How can a software recognize a chair?
The artificial intelligence and the chair of Bruno Munari.
Some time ago I found a definition (I think of a French researcher) that I found appropriate for describing this brute-force elaboration process: trivial heuristics.
The appeal of DNN and in general of Machine Learning (ML) algorithms is very strong, the magic wand with which to solve most problems without the need to write code.
Neural networks are undoubtedly a useful mechanism, to be had in the bag of IT tools, in recent times, however, I see them used even when they are not necessary, out of proportion and with results that only apparently are satisfactory:
in fact, in addition to the "magic" problem, there is that with input data that go beyond the training set, incorrect results are often obtained, to remedy the sample is extent as much as possible and the energy consumption of the servers increases dramatically .
More or less the procedure is as follows: the analyzers extract from the images of the training set a series of features that the DNN "learn", with a pseudo-statistical process, to associate with labels (signifiers) that will return as a result when they will have to operate the recognition; but the designers' imagination will always produce that new chair that DNN will not be able to recognize.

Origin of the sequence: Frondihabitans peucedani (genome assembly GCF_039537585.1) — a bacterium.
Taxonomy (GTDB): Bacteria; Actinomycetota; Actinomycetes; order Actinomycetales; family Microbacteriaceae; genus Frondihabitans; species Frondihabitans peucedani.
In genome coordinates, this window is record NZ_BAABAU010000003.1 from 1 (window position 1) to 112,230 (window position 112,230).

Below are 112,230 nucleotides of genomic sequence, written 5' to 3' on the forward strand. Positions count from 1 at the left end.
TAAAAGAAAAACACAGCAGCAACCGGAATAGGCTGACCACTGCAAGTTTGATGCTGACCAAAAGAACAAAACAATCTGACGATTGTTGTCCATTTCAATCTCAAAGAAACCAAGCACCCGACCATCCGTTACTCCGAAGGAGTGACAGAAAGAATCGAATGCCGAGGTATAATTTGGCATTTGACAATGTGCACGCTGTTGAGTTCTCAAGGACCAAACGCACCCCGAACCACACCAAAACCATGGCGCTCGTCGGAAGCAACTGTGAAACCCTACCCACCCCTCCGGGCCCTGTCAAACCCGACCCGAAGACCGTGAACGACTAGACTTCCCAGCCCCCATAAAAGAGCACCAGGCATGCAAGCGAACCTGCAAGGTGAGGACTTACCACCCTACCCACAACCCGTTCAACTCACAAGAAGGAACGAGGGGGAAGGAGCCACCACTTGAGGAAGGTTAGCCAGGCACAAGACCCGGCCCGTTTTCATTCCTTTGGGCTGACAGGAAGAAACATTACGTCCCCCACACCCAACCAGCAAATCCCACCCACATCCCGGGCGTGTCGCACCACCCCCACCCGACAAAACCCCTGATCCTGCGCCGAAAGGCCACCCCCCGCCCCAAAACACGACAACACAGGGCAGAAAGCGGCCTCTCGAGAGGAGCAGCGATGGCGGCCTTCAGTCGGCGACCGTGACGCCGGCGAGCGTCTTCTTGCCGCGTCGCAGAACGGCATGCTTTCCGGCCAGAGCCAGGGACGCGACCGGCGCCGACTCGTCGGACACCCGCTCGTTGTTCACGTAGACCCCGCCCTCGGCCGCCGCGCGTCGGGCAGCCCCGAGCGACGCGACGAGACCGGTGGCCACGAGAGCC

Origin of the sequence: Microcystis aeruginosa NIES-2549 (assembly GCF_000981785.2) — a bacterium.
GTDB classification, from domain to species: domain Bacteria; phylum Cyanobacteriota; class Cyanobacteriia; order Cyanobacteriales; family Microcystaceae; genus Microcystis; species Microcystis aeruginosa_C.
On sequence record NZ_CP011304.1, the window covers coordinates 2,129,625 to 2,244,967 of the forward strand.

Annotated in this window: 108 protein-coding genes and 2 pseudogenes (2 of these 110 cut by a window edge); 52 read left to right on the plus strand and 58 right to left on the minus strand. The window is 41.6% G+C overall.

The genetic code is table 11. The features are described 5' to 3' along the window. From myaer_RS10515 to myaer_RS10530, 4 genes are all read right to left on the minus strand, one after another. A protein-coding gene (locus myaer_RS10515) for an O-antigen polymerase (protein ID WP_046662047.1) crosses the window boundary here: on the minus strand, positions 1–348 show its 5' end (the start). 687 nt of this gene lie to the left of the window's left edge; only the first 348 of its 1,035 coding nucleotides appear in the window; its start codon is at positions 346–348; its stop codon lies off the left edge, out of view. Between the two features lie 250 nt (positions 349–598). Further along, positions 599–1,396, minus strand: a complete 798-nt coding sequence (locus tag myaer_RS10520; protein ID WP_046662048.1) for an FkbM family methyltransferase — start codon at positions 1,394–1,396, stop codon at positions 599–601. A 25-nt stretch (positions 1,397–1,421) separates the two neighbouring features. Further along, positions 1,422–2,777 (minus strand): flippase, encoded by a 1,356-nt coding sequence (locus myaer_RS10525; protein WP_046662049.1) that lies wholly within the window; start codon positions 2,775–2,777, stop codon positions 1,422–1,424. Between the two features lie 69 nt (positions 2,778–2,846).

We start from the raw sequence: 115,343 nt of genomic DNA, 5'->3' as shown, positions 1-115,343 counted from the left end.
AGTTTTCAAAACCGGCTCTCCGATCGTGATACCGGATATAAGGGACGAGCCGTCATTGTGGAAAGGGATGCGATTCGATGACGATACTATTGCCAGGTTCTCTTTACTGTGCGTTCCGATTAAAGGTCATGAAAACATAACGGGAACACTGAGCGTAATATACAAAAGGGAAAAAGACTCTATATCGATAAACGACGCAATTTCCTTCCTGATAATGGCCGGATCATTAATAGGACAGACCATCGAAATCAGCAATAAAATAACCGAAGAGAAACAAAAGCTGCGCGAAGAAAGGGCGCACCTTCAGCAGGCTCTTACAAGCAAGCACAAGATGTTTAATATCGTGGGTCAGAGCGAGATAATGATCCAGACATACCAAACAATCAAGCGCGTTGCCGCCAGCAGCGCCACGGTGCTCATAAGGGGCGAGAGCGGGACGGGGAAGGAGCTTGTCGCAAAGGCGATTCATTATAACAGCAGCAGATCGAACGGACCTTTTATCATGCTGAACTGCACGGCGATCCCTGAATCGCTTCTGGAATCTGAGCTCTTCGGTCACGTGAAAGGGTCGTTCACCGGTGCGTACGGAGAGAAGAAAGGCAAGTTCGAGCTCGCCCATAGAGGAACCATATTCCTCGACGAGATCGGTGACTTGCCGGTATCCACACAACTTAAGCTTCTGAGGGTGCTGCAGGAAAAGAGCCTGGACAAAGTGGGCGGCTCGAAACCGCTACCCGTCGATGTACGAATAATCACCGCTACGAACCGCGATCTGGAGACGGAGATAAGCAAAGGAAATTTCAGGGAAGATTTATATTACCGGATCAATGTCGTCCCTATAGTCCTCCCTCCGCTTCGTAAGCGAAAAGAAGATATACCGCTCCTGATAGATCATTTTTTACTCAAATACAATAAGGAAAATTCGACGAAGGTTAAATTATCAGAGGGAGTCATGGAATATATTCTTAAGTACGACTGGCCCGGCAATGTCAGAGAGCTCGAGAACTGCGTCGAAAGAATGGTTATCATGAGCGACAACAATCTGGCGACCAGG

Let's go back to the initial question: how can a software recognize a chair?
Let's start with the words: Description, Definition.
The description is specific (four legs, wheels ...), the definition instead is general.
As usual we have to pose the right questions and in this case the question is: what is the definition of the signifier chair?
In second or third grade my drawing professor, the painter Enrico Ragni (1910-2002) invited Bruno Munari (Italian architect and designer 1907-1998) to give us a lecture. It was a memorable experience, I learned that the possibility of use is hidden in the essence of things.
Bruno Munari's chair does not have one or four legs, this can be the description of the chair at the reception, Bruno Munari's chair is an object on which I can comfortably rest my ass at a certain distance from the ground and stretch my back, or its definition is (in summary and mainly) the use I can make of it.
DNN can give us an answer if in some way the description of our chair is included in the training data set, but we cannot be sure that it will be able to recognize Bruno Munari's chair. So things are not simple.
Right now, research is largely geared towards improving DNN algorithms. This is fine, it is certainly useful, but to think of solving the problem of recognition starting from the definition (general) one must venture into other fields and it is for this purpose that the programming language POWER-KI was born, which combines the possibility to hook DNN code, ML etc. (also created ad hoc), to a reflective environment in which to develop symbolic elaboration.
We talked about images, but the concepts also apply in other areas.
The topic is extraordinarily broad, not exhaustive in a page. However, this is the road and the tool to travel it exists.
I recently listened to the following explanation:
train a Deep Neural Network (DNN) by submitting a large number of images of chairs and this, magically (or unable to explain why), will be able to recognize a chair.